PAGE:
Saturday, February 27, 2010

Google Insights: the USA, year by year

So it turns out that if you don't put any terms at all in the search box on Google Insights, you can still get insightful info. It can tell you the most searched items under certain circumstances, like at a certain point in time, in a certain area, or of a certain category. I'd love to go year by year and see what the whole world was searching for in 2004, 2005, 2006 and so on, but it won't let me. So I'll choose that entity that often confuses itself with 'the whole world', the USA.

Back in 2004, it turns out that Americans used Google exactly as Google would hope: using keywords to find things that interest them. Thus, #1 on the list is 'lyrics', and cute little generic words like 'music', 'map', 'news' and 'games' pepper the top ten. Only two 'brand names', 'yahoo' and 'ebay' make the list. Rather charmingly, 'love' comes in at #10. Ah, the innocent youth of the internet. (The 'rising searches' section is more interesting, really, as it contains 'janet jackson', 'usher' and 'john kerry' alongside words such as 'blog', 'ipod' and 'athens 2004'.)

By 2005, not much has changed, really. 'Google' joins 'yahoo' and 'ebay' in the corporate-name category, 'love' has sadly been lost, and 'lyrics' still tops the list. (The 'rising searches' have lost a lot of quirkiness. 'Myspace' tops the list, 'cingular' and 'bank of america' are on it, and cutely so is 'failure'.)

Come 2006, 'myspace' has flown all the way to the #2 spot, and oddly 'my' comes in at #4. A tribute to changing technology, 'video' now ties with 'music', though 'lyrics' is still the proud #1. (The 'rising searches' confirms this, with 'youtube' at #1 and 'you tube' at #2, four of the top ten referring to Myspace and two of them referring to Wikipedia.)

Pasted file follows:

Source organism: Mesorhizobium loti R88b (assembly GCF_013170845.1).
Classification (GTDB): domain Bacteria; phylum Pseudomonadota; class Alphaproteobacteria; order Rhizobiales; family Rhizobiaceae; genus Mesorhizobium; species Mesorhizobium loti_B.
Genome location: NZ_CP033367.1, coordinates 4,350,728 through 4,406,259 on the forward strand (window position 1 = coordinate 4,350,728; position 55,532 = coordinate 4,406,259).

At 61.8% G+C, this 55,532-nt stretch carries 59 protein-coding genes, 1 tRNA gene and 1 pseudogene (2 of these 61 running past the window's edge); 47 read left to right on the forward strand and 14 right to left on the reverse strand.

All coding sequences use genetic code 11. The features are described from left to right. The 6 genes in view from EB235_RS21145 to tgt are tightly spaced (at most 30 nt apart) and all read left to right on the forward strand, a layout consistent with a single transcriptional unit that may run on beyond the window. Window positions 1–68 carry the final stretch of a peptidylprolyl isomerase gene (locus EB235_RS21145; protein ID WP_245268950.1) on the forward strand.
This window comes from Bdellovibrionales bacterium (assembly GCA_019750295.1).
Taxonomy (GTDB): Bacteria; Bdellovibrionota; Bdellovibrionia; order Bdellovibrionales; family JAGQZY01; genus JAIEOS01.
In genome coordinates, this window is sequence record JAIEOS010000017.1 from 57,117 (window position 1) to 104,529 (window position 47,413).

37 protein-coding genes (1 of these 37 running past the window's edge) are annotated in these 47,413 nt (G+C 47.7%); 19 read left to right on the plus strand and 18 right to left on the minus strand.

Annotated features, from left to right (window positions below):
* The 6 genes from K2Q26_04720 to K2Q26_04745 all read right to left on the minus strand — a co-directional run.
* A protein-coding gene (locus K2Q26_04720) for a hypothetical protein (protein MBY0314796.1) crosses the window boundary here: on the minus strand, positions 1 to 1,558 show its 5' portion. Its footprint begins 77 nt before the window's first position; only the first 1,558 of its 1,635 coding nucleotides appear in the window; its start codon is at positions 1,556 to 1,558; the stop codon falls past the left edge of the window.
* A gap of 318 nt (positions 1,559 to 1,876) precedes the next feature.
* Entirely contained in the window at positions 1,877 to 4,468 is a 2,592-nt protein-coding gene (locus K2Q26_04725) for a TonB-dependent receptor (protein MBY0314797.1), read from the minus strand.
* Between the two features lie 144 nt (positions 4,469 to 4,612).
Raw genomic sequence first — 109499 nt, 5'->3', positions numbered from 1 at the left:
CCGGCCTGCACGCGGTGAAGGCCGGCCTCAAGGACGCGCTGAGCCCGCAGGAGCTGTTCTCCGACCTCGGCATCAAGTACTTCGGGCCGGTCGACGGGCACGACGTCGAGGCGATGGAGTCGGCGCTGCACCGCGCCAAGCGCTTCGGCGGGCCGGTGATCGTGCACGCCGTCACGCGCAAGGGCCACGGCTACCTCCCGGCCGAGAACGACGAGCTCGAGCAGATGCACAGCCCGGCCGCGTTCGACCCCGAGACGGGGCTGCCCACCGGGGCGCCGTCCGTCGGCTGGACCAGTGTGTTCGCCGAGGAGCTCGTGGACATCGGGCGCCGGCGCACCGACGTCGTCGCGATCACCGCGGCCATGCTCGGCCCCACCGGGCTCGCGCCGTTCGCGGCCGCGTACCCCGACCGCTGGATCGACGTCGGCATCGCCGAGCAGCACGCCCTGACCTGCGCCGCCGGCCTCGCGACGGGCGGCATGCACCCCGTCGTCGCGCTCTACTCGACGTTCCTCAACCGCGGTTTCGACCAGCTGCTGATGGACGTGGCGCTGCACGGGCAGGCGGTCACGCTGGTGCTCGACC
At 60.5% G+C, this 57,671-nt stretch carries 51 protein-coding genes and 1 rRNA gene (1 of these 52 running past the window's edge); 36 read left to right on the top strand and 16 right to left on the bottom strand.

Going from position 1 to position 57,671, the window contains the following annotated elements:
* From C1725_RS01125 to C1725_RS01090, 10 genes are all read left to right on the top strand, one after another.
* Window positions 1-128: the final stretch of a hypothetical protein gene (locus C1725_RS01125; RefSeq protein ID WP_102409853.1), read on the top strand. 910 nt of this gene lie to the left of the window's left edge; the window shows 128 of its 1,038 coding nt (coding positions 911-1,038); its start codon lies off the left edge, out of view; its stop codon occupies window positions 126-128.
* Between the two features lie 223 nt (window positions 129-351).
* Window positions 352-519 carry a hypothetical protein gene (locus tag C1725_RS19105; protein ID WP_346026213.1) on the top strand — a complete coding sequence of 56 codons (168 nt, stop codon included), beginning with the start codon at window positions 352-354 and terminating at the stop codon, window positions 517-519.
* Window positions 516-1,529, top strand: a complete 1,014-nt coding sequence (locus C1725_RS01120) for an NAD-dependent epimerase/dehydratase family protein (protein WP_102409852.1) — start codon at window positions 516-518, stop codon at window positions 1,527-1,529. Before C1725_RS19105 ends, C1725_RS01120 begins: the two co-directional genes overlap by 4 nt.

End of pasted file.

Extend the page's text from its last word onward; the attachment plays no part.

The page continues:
Not much has changed by 2007. 'Lyrics' is still #1 and 'myspace' still #2, with 'my' now below 'you', bizarrely. I suppose it has something to do with Youtube, but 'youtube' itself is not on the list. Apart from that, there's still 'games', 'music', 'weather' and 'map'. People still know how to use Google. (By a huse margin, 'webkinz' leads the 'rising searches', which I find terribly cute. For reasons I cannot fathom '300' comes in at #9.)

Things are really settling in by 2008 (making me think this was a rather boring topic to consider): 'lyrics' at #1, 'myspace' at #2 (was it still so popular as late at 2008?) and 'you', 'my', 'yahoo', 'google', 'games', 'weather' and 'news' on the list. The only real thing to note is that 'youtube' is now properly on the list. 'Music' has fallen off, and it makes me wonder about the veracity of this information. After all, shouldn't 'mp3' rank higher than these items? Or, for example, 'sex'? Are these the words a squeaky-clean Google wishes were most-searched-for? ('Obama' tops the rising searches, with 'facebook' and 'craigslist' in evidence, and 'free movies' suggestive of just a tiny little bit of illicit behaviour.)

2009, and a king is dethroned. 'Facebook' was, according to Google Insights, searched for more often than 'lyrics', which for me raises a question: why do so many people Google Facebook? Certainly it's not that taxing to remember that Facebook is '', is it? Do these people Google Facebook every time they log onto it? By 2009, the top ten list includes 'facebook', 'youtube', 'yahoo', 'google', 'myspace' and 'craigslist': six of the top ten, and if these stats are to be believed, people no longer use Google to search for things as to link them to certain sites their too lazy to remember the urls for. Come to think of it, most mystifying of all is why people are Googling 'google'. I mean, you're alread there. What are you looking for? ('Twitter' is the number one rising search, with 'michael jackson' at #2. Four of the remainder reference Facebook, and 'juegos' comes in at #7.)